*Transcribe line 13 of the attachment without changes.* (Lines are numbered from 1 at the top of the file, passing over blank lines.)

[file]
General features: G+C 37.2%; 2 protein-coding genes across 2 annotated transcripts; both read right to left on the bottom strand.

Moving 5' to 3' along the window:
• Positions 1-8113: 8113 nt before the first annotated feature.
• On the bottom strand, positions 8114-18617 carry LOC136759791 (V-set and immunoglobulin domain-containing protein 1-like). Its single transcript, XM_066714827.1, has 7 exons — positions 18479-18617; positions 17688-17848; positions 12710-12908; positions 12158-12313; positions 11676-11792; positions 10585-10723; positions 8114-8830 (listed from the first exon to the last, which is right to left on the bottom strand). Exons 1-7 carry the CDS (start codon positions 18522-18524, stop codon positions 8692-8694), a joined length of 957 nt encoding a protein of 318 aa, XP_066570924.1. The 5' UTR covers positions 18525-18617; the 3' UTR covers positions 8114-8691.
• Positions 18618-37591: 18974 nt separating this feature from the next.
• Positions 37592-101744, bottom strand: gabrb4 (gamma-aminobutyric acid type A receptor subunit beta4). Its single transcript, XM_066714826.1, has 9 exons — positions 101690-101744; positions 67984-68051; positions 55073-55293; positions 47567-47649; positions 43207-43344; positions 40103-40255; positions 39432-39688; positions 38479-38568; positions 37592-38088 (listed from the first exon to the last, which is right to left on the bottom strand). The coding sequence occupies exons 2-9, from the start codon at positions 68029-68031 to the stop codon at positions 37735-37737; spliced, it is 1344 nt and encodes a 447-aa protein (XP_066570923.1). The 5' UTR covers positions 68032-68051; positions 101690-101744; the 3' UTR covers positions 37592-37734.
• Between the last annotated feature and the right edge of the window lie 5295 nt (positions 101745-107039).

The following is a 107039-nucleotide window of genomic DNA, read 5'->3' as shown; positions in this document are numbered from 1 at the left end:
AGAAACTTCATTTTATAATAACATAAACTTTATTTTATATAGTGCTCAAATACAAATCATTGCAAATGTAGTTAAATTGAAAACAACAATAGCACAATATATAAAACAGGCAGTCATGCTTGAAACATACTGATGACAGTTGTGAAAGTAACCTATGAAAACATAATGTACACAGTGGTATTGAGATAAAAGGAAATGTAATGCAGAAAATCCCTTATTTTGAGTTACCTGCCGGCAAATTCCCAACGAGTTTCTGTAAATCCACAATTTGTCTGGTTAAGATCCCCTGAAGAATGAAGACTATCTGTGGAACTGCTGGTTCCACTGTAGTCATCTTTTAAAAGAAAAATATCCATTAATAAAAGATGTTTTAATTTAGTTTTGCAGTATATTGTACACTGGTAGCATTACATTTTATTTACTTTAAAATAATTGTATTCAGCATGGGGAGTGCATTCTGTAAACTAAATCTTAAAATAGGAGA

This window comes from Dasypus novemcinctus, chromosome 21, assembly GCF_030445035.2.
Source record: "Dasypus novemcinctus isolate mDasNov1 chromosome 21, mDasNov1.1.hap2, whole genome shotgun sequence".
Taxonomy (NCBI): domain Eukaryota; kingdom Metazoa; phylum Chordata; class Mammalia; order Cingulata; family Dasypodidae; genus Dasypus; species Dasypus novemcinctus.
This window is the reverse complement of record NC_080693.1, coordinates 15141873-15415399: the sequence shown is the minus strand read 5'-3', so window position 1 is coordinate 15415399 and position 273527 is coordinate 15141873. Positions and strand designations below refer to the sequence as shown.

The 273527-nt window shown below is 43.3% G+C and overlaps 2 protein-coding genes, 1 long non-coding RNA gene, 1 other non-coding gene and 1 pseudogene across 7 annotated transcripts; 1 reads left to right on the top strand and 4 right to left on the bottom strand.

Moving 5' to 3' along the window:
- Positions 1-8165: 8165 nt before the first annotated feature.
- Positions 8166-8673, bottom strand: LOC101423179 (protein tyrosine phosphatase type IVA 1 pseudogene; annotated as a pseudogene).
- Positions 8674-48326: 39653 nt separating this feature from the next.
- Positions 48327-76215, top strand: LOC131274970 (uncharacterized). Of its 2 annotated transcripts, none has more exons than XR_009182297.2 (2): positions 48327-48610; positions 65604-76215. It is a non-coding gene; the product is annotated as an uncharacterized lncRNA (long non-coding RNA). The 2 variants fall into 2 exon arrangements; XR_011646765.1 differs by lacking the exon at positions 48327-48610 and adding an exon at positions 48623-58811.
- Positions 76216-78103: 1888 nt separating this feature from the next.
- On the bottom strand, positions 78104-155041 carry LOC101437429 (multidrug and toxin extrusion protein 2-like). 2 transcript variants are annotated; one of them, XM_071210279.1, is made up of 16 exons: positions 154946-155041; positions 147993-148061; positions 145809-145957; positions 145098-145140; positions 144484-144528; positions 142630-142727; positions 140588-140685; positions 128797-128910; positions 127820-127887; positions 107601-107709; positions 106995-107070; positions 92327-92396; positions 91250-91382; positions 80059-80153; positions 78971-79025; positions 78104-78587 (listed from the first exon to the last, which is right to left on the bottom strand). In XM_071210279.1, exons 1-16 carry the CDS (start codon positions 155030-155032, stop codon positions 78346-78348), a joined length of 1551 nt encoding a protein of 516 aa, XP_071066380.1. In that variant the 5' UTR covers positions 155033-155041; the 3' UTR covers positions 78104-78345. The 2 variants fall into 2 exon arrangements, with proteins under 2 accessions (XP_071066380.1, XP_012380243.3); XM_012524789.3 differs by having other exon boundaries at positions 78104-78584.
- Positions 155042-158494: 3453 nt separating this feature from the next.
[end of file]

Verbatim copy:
This window is the reverse complement of record NC_080693.1, coordinates 15141873-15415399: the sequence shown is the minus strand read 5'-3', so window position 1 is coordinate 15415399 and position 273527 is coordinate 15141873. Positions and strand designations below refer to the sequence as shown.